Despite the Nigerian government sinking at least N5 trillion in the power sector in the last couple of years, electricity supply in the country has not markedly improved, a THISDAY review has shown.
President Muhammadu Buhari earlier this year expressed his displeasure with the state of electricity in Nigeria and had in May 2018 queried the alleged expenditure of $16 billion on power projects during the administration of former President Olusegun Obasanjo.
Although Nigeria currently has the capacity to produce 13,000 megawatts of electricity, Africa’s most populous nation produces just between 3,000mw to 4,000mw for its over 200 million citizens.
Nigeria’s power generation sometimes drops to as low as 1,145mw as recorded last month, leaving most parts of the country without electricity supply.
The national grid performance, for instance, showed that only 10 of the 24 power generation companies were on the grid at a point in April.
As at last Sunday, while the peak generation was 3,795mw, the lowest generation for the day was 3,003mw, with highest recorded voltage being 356kv.
However, figures from the System Operator (SO), an arm of the Transmission Company of Nigeria (TCN), showed that for that day, transmission wheeling capacity remained at 8,100mw.
In addition, the data from the system operator indicated that while peak demand forecast was 19,798mw, grid installed capacity was 13,014mw, while generation capacity was 7,652mw. All time peak generation remained a paltry 5,801mw.
This year alone, the grid has collapsed several times, throwing the country into total darkness.
In 2019, Vice President Yemi Osinbajo said the federal government had pumped about N1.5 trillion in intervention fund into Nigeria’s power sector in the previous two years (between 2017 and 2019).
In May of that year, the Central Bank of Nigeria (CBN) announced the disbursement of N120.2bn to different electricity distribution companies (Discos), power generating companies (Gencos), service providers and gas companies, in order to address the liquidity and funding challenges facing the sector.
In June 16, 2020, the Senate disclosed that N4.4 trillion was injected generally into the power sector as intervention funds since 1999 (aside the alleged $16 billion), while N1.7 trillion was specifically injected into the sector since 2015, without a corresponding improvement in power supply.
Senate President, Ahmed Lawan lamented that Nigeria lost about $29 billion yearly to poor power supply.
Recently, the Minister of Finance, Budget and Planning, Zainab Ahmed, admitted that the latest N1.3 trillion intervention fund the federal government provided for the power sector had not yielded any significant result.
On March 1, 2017, the federal government approved the sum of N701 billion as power assurance guarantee fund for the Nigerian Bulk Electricity Trader (NBET) to pay for the electricity produced by the generation companies (Gencos).
“Recent intervention (between 2017-2019) towards addressing the power sector problem includes the N701 billion and N600 billion Payment Assurance Facilities (PAFs) …have not yielded significant result.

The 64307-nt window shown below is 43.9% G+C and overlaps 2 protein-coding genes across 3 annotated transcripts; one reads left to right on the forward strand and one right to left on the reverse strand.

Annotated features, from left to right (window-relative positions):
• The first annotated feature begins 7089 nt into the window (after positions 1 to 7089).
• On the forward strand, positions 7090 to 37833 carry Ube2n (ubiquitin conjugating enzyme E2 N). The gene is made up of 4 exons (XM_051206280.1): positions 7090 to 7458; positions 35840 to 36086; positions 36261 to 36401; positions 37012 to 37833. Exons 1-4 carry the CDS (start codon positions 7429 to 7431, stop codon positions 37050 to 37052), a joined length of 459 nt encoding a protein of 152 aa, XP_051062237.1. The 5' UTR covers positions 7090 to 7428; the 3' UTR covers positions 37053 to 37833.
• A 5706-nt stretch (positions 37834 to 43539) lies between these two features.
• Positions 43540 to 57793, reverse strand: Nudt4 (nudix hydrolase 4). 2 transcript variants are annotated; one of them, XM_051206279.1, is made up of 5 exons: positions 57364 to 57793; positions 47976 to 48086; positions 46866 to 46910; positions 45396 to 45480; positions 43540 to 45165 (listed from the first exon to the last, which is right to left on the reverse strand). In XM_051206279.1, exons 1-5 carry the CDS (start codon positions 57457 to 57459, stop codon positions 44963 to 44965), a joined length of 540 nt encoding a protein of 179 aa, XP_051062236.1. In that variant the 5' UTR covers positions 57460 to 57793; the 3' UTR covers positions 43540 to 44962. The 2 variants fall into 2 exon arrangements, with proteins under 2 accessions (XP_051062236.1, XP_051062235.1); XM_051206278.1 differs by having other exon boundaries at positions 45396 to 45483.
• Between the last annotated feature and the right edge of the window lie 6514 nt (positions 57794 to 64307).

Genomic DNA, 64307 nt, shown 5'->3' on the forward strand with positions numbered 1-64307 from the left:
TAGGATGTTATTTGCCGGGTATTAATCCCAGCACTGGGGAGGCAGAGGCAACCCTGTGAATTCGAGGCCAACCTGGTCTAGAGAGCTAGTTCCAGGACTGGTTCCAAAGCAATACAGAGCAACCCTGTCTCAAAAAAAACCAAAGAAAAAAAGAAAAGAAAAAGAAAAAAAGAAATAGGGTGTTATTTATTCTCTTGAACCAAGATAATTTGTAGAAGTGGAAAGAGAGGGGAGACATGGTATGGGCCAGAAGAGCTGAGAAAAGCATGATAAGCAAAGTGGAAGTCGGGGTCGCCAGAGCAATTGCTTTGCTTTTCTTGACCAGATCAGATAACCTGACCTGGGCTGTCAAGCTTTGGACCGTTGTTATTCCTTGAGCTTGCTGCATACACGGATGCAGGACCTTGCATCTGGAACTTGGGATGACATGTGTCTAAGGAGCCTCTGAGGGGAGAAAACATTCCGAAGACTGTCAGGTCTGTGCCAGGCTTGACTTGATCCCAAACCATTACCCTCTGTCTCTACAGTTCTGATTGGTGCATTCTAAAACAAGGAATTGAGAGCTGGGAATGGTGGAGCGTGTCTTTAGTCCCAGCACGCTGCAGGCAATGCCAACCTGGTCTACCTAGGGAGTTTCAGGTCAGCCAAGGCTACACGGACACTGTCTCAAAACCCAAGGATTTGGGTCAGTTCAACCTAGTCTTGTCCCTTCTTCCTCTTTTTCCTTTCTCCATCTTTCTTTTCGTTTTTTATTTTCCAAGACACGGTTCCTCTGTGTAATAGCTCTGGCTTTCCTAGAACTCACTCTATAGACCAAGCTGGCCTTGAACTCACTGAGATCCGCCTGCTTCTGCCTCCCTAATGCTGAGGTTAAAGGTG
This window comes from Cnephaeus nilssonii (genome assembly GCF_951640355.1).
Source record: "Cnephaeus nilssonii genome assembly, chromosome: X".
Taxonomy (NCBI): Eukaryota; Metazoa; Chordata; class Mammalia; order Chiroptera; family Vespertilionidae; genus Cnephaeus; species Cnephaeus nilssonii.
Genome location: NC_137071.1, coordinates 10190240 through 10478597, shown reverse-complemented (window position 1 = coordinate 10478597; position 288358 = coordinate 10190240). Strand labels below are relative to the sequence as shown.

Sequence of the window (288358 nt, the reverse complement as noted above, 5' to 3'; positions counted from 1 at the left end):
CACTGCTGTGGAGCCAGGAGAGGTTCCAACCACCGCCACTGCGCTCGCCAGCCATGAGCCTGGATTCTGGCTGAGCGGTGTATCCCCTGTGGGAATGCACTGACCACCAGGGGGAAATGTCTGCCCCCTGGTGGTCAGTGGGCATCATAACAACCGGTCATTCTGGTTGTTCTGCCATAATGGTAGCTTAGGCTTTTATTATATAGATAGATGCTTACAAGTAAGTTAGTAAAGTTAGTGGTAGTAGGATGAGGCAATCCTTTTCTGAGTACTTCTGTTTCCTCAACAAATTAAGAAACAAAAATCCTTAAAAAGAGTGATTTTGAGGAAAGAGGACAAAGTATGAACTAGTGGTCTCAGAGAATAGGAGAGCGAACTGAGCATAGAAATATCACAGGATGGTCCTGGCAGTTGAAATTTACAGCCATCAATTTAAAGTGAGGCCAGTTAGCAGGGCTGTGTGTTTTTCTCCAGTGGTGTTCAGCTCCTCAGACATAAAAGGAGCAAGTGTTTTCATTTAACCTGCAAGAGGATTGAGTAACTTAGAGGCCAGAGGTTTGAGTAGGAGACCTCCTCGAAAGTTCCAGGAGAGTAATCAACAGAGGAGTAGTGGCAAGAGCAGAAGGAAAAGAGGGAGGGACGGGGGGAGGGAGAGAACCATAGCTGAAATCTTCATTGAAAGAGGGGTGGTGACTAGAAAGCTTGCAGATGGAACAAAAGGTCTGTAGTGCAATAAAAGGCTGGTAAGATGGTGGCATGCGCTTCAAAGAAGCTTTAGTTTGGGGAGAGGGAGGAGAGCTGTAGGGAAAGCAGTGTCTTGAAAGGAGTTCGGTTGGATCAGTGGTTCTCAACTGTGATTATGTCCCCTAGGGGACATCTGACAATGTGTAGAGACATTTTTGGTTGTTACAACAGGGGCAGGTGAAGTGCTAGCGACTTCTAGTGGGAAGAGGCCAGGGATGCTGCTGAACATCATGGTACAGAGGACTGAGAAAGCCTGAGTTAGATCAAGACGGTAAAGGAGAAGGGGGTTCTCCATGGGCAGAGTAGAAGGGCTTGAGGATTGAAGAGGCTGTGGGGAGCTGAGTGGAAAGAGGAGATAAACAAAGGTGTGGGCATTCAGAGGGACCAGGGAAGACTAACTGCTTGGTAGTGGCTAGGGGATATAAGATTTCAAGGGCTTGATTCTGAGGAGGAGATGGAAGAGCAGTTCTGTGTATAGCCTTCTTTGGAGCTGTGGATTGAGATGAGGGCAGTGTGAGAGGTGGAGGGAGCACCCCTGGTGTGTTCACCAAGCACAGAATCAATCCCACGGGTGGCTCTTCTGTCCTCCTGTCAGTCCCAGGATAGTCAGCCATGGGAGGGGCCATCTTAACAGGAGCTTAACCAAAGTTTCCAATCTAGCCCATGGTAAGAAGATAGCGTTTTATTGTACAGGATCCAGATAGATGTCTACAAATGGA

“Shortfalls caused by the large difference between allowed tariffs and what is required for cost recovery cost the FGN a total sum of N1.249 trillion between 2017 to 2019. These resources are more needed for human capital development and infrastructural investment,” she said.
President, Nigeria Consumer Protection Network, Kola Olubiyo, while decrying the situation, noted that aside the pain faced by individual homes, the plight of businesses like hotels, banks could be better imagined.
“The national power grid peak energy generation capacity, that is installed capacity is 13, 000 megawatts, the average national grid sourced energy capacity is 7,500 megawatts, but in the past six months, we haven’t dispatched more than 3, 500 megawatts, which is grossly inadequate for a nation of over 200 million population..
“In short, it is most embarrassing to say the least. The situation is bad beyond imagination and it defies comprehension,” he lamented.
According to him, as it is today, because of the erratic nature of supply, end users of electricity in Nigeria are not able to plan their schedules because even the load shedding embarked upon is not structured.
“The real problem is not because Nigerian electricity sector has not grown in grid outputs capacity. For example, Abuja Electricity Distribution Company (AEDC) on the average gets 400 megawatts daily allocation of grid in the morning on daily basis and sometimes by evening of the same day, AEDC’s allocation could drop to as low as 200 megawatts or 100 megawatts.
“This paltry 200mw baseline to 400mw baseline of maximum allocation of daily grid allocation is what Abuja metropolitan areas alone and industrial clusters can consume in one fell swoop.
“It is most disheartening and sad to say the least. How do we expect FCT, Niger State, Nasarawa State and Kogi State all under the franchise AEDC to survive in the prevailing circumstances,” he queried.
He argued that despite the fact that load demand remains high, yet there has been deliberate load rejection and idle generation, which is wasted or get stranded on daily basis.
Also speaking, Coordinator of the Association of Electricity Customers Monitoring Network, a power consumption advocacy group, James Harry, noted that without adequate electricity, all the talk about developing the country was just mere sloganeering.
“It is absolutely unacceptable that in 2022 after trillions of dollars has been sunk into the power sector, we still can barely generate 3,500mw. The government must begin to ask the right questions of those it has given the responsibility to provide electricity for Nigerians,” he stated.